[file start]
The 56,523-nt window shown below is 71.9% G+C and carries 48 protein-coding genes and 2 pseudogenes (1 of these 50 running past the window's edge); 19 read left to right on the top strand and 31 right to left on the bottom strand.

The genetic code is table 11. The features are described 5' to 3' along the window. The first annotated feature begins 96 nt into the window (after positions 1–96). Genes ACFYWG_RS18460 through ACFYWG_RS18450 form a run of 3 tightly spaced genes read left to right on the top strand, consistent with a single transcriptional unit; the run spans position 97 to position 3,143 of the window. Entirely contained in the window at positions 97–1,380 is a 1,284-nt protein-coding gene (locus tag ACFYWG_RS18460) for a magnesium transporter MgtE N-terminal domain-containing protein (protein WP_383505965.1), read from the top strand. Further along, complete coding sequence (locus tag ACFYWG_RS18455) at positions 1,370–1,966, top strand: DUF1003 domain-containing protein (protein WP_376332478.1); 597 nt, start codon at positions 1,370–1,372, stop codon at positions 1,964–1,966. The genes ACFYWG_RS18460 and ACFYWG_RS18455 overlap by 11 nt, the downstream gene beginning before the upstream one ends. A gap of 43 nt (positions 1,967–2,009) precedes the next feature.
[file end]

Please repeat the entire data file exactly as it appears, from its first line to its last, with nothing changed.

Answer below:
The 56,523-nt window shown below is 71.9% G+C and carries 48 protein-coding genes and 2 pseudogenes (1 of these 50 running past the window's edge); 19 read left to right on the top strand and 31 right to left on the bottom strand.

The genetic code is table 11. The features are described 5' to 3' along the window. The first annotated feature begins 96 nt into the window (after positions 1–96). Genes ACFYWG_RS18460 through ACFYWG_RS18450 form a run of 3 tightly spaced genes read left to right on the top strand, consistent with a single transcriptional unit; the run spans position 97 to position 3,143 of the window. Entirely contained in the window at positions 97–1,380 is a 1,284-nt protein-coding gene (locus tag ACFYWG_RS18460) for a magnesium transporter MgtE N-terminal domain-containing protein (protein WP_383505965.1), read from the top strand. Further along, complete coding sequence (locus tag ACFYWG_RS18455) at positions 1,370–1,966, top strand: DUF1003 domain-containing protein (protein WP_376332478.1); 597 nt, start codon at positions 1,370–1,372, stop codon at positions 1,964–1,966. The genes ACFYWG_RS18460 and ACFYWG_RS18455 overlap by 11 nt, the downstream gene beginning before the upstream one ends. A gap of 43 nt (positions 1,967–2,009) precedes the next feature.